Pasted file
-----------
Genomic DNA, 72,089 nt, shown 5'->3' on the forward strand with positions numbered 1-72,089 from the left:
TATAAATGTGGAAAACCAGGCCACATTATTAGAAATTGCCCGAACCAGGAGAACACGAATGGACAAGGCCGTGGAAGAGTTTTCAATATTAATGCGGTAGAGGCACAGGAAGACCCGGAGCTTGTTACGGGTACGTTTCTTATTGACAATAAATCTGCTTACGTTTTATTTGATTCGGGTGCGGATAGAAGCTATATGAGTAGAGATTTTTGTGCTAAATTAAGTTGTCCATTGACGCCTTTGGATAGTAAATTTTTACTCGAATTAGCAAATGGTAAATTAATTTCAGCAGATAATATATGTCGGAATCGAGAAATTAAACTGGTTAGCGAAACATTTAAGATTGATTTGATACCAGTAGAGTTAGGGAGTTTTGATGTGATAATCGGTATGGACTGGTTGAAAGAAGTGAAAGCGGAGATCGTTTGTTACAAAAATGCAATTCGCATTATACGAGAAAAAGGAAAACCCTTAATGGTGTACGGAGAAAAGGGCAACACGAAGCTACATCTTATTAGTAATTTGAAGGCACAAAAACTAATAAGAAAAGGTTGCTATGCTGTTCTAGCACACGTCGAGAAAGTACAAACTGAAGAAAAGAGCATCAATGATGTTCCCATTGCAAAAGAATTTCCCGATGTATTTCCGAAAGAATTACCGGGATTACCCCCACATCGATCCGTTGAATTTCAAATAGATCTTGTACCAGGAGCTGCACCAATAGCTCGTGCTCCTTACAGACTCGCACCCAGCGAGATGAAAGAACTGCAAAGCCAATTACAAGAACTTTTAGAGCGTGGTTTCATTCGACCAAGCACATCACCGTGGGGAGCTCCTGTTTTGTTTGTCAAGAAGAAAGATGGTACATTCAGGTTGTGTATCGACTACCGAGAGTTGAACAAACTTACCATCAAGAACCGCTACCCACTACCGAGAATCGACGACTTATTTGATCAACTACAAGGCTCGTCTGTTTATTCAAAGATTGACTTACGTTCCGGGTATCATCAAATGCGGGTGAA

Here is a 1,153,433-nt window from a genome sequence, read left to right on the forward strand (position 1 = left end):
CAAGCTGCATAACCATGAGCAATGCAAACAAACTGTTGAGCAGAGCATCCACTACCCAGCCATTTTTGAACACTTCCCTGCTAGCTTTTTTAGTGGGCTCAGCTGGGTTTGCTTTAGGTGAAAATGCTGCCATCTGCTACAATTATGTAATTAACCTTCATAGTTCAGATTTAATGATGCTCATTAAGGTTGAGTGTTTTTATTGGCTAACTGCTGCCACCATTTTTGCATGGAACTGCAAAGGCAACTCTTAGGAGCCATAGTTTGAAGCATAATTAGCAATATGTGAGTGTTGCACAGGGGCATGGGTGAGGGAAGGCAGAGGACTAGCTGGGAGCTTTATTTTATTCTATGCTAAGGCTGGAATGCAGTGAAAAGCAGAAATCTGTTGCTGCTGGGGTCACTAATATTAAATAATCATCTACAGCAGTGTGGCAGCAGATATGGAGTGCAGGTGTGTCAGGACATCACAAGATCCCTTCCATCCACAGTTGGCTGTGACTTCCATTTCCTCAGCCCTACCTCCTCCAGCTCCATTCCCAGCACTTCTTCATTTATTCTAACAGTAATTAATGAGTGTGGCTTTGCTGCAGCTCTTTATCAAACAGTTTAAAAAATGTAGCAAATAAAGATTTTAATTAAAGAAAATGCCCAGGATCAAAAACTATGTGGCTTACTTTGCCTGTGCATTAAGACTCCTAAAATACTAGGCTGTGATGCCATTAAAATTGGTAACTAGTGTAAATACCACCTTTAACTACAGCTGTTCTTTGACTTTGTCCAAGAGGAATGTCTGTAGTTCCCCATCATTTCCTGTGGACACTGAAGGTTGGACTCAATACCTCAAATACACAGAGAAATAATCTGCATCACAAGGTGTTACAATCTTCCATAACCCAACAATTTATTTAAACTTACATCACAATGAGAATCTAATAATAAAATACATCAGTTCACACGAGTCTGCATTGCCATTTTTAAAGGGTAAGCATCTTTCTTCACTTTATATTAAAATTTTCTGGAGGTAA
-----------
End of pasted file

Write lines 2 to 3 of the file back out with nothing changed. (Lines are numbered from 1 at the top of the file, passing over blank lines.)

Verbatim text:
TATAAATGTGGAAAACCAGGCCACATTATTAGAAATTGCCCGAACCAGGAGAACACGAATGGACAAGGCCGTGGAAGAGTTTTCAATATTAATGCGGTAGAGGCACAGGAAGACCCGGAGCTTGTTACGGGTACGTTTCTTATTGACAATAAATCTGCTTACGTTTTATTTGATTCGGGTGCGGATAGAAGCTATATGAGTAGAGATTTTTGTGCTAAATTAAGTTGTCCATTGACGCCTTTGGATAGTAAATTTTTACTCGAATTAGCAAATGGTAAATTAATTTCAGCAGATAATATATGTCGGAATCGAGAAATTAAACTGGTTAGCGAAACATTTAAGATTGATTTGATACCAGTAGAGTTAGGGAGTTTTGATGTGATAATCGGTATGGACTGGTTGAAAGAAGTGAAAGCGGAGATCGTTTGTTACAAAAATGCAATTCGCATTATACGAGAAAAAGGAAAACCCTTAATGGTGTACGGAGAAAAGGGCAACACGAAGCTACATCTTATTAGTAATTTGAAGGCACAAAAACTAATAAGAAAAGGTTGCTATGCTGTTCTAGCACACGTCGAGAAAGTACAAACTGAAGAAAAGAGCATCAATGATGTTCCCATTGCAAAAGAATTTCCCGATGTATTTCCGAAAGAATTACCGGGATTACCCCCACATCGATCCGTTGAATTTCAAATAGATCTTGTACCAGGAGCTGCACCAATAGCTCGTGCTCCTTACAGACTCGCACCCAGCGAGATGAAAGAACTGCAAAGCCAATTACAAGAACTTTTAGAGCGTGGTTTCATTCGACCAAGCACATCACCGTGGGGAGCTCCTGTTTTGTTTGTCAAGAAGAAAGATGGTACATTCAGGTTGTGTATCGACTACCGAGAGTTGAACAAACTTACCATCAAGAACCGCTACCCACTACCGAGAATCGACGACTTATTTGATCAACTACAAGGCTCGTCTGTTTATTCAAAGATTGACTTACGTTCCGGGTATCATCAAATGCGGGTGAA

Here is a 1,153,433-nt window from a genome sequence, read left to right on the forward strand (position 1 = left end):